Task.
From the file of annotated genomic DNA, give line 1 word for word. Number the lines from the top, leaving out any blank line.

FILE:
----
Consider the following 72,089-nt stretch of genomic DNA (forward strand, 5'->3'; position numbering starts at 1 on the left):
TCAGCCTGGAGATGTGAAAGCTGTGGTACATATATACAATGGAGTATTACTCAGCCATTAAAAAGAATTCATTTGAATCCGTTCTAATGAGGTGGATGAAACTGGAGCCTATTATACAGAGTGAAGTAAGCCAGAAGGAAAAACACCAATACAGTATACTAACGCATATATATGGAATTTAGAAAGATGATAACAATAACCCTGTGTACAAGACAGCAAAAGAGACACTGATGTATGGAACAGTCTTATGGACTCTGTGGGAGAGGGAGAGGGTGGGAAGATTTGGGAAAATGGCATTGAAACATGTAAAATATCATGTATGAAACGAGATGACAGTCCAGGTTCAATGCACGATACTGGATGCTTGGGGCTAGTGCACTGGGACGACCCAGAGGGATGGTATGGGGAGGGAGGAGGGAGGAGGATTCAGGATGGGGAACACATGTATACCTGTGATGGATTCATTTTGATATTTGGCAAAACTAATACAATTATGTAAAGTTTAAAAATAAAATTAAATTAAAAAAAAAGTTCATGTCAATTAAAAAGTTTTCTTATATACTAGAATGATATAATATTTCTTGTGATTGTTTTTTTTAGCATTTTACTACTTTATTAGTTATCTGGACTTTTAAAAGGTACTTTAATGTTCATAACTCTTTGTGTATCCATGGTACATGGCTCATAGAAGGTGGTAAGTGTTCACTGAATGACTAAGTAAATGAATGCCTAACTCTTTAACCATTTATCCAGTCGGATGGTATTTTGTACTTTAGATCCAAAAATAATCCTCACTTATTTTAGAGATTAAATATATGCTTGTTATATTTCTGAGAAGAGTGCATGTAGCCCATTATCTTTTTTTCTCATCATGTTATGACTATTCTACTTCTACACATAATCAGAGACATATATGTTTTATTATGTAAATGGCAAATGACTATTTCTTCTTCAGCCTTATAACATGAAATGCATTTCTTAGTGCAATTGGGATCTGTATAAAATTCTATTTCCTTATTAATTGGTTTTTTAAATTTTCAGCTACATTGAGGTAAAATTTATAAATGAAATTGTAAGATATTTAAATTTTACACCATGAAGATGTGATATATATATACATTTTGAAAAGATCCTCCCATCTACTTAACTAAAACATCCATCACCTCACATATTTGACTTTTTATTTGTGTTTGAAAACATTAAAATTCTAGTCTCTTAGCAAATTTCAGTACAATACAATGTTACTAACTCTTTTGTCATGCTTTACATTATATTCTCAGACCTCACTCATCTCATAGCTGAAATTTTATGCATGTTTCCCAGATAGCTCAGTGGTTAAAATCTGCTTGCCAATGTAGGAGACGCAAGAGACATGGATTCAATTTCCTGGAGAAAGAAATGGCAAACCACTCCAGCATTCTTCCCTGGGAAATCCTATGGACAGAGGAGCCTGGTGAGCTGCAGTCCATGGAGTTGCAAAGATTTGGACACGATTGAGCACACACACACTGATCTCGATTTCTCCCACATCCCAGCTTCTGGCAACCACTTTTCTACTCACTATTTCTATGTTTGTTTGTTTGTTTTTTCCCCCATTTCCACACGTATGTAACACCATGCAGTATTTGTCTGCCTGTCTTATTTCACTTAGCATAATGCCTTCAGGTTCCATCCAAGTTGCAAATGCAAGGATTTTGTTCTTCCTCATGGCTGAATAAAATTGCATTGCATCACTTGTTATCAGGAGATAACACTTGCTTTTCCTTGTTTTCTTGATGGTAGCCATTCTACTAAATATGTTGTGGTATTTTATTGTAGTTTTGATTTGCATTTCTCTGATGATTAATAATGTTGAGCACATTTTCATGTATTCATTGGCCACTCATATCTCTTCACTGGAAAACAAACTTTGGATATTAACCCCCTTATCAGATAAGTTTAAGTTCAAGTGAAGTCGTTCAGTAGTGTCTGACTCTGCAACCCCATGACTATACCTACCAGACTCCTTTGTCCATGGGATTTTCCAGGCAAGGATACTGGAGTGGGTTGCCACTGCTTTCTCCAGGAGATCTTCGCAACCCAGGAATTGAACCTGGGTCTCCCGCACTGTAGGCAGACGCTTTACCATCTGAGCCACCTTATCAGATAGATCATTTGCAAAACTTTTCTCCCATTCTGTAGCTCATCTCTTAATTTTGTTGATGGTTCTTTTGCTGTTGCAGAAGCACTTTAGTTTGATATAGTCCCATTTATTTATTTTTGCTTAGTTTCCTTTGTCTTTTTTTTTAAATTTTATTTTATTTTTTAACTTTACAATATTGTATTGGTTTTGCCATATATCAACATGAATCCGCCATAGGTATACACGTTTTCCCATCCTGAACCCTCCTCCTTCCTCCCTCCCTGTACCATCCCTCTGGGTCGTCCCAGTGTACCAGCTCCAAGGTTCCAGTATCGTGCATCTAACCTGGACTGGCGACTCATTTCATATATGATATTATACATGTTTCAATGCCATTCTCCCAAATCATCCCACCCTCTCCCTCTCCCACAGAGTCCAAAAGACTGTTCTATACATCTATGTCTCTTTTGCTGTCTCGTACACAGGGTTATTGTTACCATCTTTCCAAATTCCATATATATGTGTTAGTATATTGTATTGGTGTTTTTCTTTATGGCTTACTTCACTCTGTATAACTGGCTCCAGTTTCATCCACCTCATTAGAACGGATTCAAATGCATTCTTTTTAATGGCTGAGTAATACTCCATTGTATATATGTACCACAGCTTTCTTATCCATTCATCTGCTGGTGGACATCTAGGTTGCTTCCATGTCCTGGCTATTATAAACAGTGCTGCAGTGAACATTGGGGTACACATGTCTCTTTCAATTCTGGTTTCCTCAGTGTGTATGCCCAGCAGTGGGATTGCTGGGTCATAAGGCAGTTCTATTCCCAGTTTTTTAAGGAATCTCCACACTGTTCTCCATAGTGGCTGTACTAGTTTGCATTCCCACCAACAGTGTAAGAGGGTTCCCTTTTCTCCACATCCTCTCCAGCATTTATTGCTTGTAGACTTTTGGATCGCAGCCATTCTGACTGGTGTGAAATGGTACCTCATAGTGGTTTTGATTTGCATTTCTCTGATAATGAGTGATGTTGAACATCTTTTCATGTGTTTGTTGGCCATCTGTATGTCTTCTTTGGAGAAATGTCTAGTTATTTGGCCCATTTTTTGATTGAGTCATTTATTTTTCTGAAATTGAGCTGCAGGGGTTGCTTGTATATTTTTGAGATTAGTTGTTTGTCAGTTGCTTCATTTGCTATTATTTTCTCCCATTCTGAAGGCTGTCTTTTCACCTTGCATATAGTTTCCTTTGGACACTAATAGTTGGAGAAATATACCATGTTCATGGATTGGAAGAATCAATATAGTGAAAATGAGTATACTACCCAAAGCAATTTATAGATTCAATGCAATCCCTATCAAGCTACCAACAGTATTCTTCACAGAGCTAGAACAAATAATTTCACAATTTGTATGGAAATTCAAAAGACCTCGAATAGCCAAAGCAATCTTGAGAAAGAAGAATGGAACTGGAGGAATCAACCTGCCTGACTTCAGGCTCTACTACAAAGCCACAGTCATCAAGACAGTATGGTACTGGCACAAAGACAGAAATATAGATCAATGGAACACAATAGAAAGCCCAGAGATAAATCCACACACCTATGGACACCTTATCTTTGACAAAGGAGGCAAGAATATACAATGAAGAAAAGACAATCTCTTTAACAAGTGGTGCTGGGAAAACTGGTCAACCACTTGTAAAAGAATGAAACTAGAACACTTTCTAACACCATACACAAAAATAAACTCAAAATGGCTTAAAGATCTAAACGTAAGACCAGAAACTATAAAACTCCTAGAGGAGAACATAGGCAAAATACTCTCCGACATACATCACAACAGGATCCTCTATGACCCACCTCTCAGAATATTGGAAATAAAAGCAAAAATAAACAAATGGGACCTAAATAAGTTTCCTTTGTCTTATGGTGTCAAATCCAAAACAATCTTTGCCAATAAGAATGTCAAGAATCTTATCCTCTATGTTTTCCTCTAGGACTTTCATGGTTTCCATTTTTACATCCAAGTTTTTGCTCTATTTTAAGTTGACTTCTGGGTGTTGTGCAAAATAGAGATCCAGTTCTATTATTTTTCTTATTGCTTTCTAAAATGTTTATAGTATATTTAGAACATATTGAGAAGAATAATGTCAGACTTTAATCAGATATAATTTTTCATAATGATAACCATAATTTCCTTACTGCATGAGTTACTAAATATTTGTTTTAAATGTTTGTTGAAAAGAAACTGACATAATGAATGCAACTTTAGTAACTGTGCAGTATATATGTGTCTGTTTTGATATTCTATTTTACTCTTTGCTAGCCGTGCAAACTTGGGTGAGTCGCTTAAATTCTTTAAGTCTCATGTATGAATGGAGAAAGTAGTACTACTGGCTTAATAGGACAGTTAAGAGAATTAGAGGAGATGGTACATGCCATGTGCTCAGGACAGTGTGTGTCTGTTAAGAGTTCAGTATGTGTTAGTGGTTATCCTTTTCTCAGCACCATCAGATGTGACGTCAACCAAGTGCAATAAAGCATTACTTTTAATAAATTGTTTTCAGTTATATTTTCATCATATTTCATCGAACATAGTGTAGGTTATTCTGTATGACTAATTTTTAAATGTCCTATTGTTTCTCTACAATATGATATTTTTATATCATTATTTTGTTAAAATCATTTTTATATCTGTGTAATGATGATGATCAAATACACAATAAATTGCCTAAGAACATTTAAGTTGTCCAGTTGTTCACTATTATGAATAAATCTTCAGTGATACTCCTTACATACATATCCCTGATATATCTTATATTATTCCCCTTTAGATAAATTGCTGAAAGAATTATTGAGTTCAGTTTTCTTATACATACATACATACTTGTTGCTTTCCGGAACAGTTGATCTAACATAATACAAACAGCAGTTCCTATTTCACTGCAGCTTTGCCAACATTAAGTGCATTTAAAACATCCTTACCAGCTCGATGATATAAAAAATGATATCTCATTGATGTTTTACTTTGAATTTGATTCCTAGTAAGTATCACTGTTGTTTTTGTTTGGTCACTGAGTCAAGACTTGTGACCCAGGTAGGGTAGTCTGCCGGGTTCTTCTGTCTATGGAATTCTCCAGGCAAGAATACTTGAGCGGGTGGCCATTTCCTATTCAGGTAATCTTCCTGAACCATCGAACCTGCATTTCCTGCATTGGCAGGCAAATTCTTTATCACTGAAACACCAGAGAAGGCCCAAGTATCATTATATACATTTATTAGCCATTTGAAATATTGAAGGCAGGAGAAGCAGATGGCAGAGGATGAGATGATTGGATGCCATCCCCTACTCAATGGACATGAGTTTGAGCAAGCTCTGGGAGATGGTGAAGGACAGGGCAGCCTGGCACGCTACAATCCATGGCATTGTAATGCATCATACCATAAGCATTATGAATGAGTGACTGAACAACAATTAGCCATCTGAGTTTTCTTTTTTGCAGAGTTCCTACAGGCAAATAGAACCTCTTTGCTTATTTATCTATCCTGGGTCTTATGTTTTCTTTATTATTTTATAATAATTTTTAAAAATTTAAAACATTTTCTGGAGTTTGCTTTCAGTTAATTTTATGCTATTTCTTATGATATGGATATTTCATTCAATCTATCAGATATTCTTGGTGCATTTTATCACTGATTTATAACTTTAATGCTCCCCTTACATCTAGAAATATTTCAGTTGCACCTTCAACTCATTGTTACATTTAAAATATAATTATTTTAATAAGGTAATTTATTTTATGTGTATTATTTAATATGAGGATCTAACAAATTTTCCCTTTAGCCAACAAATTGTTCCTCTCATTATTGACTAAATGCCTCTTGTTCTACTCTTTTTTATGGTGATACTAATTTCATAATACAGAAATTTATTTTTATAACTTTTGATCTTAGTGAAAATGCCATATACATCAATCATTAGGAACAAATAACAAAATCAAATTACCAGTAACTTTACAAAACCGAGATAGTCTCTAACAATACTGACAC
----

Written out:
Consider the following 72,089-nt stretch of genomic DNA (forward strand, 5'->3'; position numbering starts at 1 on the left):